Chávez led the rewriting the Venezuelan constitution to reflect the interests of the poor. A new electoral system was instituted, which Jimmy Carter deemed the “best in the world.”

Simón Bolívar: Venezuelan National Identity

The second great wellspring of Chávista thought was the man who led the liberation of the Spanish colonies in South America, Simón Bolívar.

Pre-Chávez, Venezuela was arguably the most Americanized country in South America. The elite especially privileged US culture over Venezuelan culture. Venezuelans played baseball, not soccer. A mere decade and a half ago, most analysts would have ranked Venezuela the least likely candidate nation to stand up on its own two feet to challenge the empire to be recognized as sovereign and equal.

One of the few avenues for advancement for a poor boy like Chávez was to join the military. In the military, Chávez intensively studied the history of his country, eventually taught at the military college, and developed a new synthesis of revolutionary nationalism. Chávez literally rewrote the history of Venezuela and popularized it.

An analogous scenario for the US would involve Howard Zinn, author of A People’s History of the United States. Imagine if that view of history became the dominant one and as a bonus Zinn would have become the president of the US. That is the magnitude of the sea change of popular understanding of Venezuelan history that took place under Chávez.

In a mere 14 years home grown culture blossomed. A renewed sense of national identity and pride had become nearly universal, even among the Miami jet-setting opposition elements.

Today the young musical wunderkind Gustavo Dudamel is not only the director of the Orquesta Sinfónica Simón Bolívar in Venezuela, but also of the Philharmonic Orchestra in Los Angeles. Culture is still being imported, but the shipping lanes are going both ways now.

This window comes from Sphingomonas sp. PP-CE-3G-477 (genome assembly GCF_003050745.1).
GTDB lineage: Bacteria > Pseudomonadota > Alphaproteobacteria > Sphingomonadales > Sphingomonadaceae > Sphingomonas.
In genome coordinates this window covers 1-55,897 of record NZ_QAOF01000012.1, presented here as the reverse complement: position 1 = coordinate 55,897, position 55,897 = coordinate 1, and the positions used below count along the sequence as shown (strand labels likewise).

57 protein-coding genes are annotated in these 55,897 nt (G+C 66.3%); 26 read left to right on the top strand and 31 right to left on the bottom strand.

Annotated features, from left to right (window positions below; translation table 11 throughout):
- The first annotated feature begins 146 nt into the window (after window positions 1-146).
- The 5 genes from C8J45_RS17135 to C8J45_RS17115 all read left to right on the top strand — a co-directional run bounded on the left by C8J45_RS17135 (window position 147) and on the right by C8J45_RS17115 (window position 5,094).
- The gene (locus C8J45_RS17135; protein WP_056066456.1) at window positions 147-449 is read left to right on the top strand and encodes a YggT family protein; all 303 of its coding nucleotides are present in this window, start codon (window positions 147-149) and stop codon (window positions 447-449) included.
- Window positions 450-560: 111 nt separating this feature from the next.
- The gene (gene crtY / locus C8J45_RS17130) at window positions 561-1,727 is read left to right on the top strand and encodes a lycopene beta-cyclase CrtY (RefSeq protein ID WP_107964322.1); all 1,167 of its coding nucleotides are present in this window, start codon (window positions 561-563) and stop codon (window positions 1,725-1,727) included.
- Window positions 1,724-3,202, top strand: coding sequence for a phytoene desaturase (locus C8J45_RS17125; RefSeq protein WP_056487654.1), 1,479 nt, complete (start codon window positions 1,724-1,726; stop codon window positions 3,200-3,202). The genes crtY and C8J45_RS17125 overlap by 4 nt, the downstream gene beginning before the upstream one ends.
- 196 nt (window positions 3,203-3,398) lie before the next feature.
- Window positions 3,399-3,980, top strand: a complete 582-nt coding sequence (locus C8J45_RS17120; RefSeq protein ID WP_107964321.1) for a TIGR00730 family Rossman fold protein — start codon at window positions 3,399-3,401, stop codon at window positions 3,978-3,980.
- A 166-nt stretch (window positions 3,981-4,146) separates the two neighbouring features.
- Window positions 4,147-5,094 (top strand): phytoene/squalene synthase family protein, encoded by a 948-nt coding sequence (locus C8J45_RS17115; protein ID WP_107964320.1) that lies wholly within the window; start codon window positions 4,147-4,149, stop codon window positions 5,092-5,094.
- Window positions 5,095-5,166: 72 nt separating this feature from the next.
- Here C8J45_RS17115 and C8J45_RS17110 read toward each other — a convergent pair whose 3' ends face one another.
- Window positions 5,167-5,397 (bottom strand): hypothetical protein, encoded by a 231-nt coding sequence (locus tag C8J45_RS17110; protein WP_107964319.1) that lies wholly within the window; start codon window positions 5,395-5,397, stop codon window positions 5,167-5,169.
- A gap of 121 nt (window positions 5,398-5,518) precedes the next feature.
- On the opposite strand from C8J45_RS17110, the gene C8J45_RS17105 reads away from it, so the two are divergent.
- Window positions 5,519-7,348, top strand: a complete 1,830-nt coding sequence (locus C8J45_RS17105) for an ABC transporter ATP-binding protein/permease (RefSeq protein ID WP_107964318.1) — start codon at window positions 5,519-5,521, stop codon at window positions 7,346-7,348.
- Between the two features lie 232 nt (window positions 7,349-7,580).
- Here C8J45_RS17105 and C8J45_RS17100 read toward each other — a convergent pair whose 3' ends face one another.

Early on Chávez appropriated the symbols of Venezuelan national pride, calling his movement the Bolivarian Revolution. When Pedro Carmona was sworn in as the president in the short-lived US-backed coup in 2002, the coup perpetrators removed the portrait of Simón Bolívar from behind the presidential seat.

Now even the opposition cannot ignore the Bolivarian heritage. The same man who supported the coup attempt in 2002, opposition candidate Enrique Capriles, called his presidential election campaign organization Command Bolívar in 2013. That Capriles changed his colors is a testament to how thoroughly the symbols of the Chávista Bolivarian Revolution had captured the popular consciousness that even the opposition had to appropriate them to stay in the game.

The hypocrisy of the US-backed opposition taking on the colors of Bolívar is unmasked by Simón Bolívar’s own prescient words made back in 1829: “The United States appears to be destined by Providence to plague Latin America with misery in the name of liberty.”

The Chávistas have no illusions about what their opposition represented, as a Chávista flyer from the 2013 election campaign shows Uncle Sam wearing a Capriles mask. Chávista militants continually raise the examples of Chile in 1973 and more recently of Libya and Syria where the US used destabilization efforts to try to foment regime change. As recently as February 12, following a new round of US sanctions, Venezuelan President Maduro revealed an active plan to overthrow this government.

Bolívar: Regional Integration

In the tradition of Bolívar, Chávez was instrumental in promoting regional integration. The Bolivarian Alliance for the Peoples of Our America (ALBA) was founded in 2004 between Cuba and Venezuela and now comprises 11 member countries. ALBA is based on fair trade, mutual respect, and reciprocity.